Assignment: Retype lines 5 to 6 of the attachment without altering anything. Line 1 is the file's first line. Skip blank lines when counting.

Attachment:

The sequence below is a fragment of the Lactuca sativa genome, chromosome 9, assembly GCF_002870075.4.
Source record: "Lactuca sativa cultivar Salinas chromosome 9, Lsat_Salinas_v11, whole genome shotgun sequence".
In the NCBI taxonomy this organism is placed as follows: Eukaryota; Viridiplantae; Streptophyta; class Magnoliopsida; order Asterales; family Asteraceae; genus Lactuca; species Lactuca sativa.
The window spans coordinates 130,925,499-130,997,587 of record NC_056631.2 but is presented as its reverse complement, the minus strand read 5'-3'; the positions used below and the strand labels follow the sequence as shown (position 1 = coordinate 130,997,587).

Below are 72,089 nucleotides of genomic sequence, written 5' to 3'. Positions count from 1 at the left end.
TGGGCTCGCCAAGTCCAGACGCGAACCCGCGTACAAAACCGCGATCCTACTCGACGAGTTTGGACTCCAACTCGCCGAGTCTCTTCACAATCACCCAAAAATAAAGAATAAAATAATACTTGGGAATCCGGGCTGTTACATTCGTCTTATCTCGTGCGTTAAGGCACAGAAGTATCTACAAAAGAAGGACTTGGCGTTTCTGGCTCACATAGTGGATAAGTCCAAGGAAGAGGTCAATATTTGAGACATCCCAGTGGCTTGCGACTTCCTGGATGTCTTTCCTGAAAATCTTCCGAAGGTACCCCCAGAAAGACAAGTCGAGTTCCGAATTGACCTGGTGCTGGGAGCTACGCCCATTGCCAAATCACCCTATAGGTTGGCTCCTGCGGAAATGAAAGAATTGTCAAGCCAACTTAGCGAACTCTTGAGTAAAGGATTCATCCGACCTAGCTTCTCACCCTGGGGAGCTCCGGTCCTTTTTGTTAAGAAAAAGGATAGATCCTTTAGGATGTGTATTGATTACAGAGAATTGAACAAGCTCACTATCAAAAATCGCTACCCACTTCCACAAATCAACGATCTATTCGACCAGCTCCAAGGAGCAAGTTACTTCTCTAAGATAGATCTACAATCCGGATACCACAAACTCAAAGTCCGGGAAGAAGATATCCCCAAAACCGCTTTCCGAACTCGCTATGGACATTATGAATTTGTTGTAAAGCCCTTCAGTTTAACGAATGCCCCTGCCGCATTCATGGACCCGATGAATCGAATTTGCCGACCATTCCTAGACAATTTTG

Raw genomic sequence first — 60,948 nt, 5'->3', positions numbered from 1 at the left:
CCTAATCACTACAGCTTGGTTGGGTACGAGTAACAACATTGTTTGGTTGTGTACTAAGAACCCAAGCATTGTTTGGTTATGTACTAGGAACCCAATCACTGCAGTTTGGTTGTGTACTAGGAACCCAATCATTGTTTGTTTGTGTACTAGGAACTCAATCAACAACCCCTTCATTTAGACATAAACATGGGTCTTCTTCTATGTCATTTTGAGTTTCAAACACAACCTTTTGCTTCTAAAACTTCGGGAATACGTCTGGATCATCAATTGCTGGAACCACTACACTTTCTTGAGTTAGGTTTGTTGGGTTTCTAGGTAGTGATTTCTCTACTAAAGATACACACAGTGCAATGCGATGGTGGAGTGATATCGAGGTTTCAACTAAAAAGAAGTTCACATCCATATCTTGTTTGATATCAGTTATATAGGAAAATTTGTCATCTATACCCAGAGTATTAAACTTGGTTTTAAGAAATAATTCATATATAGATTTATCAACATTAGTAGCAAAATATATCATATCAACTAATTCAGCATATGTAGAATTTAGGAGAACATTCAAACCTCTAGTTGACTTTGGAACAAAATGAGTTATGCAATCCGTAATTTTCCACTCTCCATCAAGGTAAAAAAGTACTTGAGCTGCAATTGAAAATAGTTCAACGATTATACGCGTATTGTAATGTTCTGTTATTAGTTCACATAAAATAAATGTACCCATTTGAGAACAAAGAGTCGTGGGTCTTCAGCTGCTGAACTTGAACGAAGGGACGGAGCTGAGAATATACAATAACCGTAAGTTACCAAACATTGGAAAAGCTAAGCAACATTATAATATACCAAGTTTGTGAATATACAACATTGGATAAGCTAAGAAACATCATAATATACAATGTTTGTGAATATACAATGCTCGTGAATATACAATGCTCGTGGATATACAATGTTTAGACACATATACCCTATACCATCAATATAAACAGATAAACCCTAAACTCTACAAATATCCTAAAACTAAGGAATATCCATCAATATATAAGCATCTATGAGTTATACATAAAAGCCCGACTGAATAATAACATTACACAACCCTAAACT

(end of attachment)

Below are 72,089 nucleotides of genomic sequence, written 5' to 3'. Positions count from 1 at the left end.
TGGGCTCGCCAAGTCCAGACGCGAACCCGCGTACAAAACCGCGATCCTACTCGACGAGTTTGGACTCCAACTCGCCGAGTCTCTTCACAATCACCCAAAAATAAAGAATAAAATAATACTTGGGAATCCGGGCTGTTACATTCGTCTTATCTCGTGCGTTAAGGCACAGAAGTATCTACAAAAGAAGGACTTGGCGTTTCTGGCTCACATAGTGGATAAGTCCAAGGAAGAGGTCAATATTTGAGACATCCCAGTGGCTTGCGACTTCCTGGATGTCTTTCCTGAAAATCTTCCGAAGGTACCCCCAGAAAGACAAGTCGAGTTCCGAATTGACCTGGTGCTGGGAGCTACGCCCATTGCCAAATCACCCTATAGGTTGGCTCCTGCGGAAATGAAAGAATTGTCAAGCCAACTTAGCGAACTCTTGAGTAAAGGATTCATCCGACCTAGCTTCTCACCCTGGGGAGCTCCGGTCCTTTTTGTTAAGAAAAAGGATAGATCCTTTAGGATGTGTATTGATTACAGAGAATTGAACAAGCTCACTATCAAAAATCGCTACCCACTTCCACAAATCAACGATCTATTCGACCAGCTCCAAGGAGCAAGTTACTTCTCTAAGATAGATCTACAATCCGGATACCACAAACTCAAAGTCCGGGAAGAAGATATCCCCAAAACCGCTTTCCGAACTCGCTATGGACATTATGAATTTGTTGTAAAGCCCTTCAGTTTAACGAATGCCCCTGCCGCATTCATGGACCCGATGAATCGAATTTGCCGACCATTCCTAGACAATTTTG